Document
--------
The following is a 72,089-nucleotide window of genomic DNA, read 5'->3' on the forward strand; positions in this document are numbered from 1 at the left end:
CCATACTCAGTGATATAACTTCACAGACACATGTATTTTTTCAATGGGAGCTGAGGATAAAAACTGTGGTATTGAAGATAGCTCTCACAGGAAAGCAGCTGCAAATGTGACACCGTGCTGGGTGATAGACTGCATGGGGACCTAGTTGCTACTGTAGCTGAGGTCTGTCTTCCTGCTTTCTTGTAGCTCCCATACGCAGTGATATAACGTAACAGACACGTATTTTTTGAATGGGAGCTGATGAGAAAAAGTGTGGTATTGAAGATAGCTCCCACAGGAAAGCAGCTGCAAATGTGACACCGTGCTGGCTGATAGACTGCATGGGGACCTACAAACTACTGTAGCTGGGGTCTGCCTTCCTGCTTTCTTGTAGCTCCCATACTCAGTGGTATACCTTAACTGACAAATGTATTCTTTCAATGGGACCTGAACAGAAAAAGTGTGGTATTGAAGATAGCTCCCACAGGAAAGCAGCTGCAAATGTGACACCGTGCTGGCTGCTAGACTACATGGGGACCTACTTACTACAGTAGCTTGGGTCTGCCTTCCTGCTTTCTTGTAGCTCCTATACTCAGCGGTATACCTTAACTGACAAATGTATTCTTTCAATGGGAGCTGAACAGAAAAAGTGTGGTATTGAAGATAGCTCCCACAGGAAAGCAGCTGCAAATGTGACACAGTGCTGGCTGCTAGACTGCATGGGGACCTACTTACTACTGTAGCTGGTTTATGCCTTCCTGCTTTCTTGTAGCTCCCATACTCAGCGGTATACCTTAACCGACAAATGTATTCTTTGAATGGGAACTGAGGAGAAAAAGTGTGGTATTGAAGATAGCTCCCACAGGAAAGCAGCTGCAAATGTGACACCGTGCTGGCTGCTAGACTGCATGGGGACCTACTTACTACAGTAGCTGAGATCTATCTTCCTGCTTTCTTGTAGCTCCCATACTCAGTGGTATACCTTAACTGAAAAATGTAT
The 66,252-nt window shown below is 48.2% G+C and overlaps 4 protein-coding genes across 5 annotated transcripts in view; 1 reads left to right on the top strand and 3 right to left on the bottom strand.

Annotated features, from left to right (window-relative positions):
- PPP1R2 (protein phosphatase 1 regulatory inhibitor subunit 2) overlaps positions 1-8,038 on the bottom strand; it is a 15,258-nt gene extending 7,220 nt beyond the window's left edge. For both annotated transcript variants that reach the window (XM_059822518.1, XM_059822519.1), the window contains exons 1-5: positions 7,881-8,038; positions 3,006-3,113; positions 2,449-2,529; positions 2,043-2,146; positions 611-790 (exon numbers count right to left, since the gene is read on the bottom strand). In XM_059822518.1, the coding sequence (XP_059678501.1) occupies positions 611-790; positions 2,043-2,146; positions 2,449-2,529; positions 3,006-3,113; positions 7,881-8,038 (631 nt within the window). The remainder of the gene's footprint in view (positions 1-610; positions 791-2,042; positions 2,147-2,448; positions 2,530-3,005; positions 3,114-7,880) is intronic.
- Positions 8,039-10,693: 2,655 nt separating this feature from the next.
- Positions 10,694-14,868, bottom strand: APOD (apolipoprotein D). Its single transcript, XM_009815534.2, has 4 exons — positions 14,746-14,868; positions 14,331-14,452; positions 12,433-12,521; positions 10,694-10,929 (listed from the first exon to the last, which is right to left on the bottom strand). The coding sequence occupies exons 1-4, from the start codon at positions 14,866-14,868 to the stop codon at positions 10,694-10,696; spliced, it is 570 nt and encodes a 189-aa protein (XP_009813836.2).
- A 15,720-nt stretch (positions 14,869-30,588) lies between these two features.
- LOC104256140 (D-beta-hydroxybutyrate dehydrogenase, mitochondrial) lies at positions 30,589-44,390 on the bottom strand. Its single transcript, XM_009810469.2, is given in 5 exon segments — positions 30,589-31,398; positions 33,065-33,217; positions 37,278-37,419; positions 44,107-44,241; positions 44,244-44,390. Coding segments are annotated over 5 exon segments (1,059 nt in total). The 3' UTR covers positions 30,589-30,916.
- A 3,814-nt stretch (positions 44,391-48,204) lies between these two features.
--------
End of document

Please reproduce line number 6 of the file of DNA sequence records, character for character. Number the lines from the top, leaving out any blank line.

- Positions 8,039-10,693: 2,655 nt separating this feature from the next.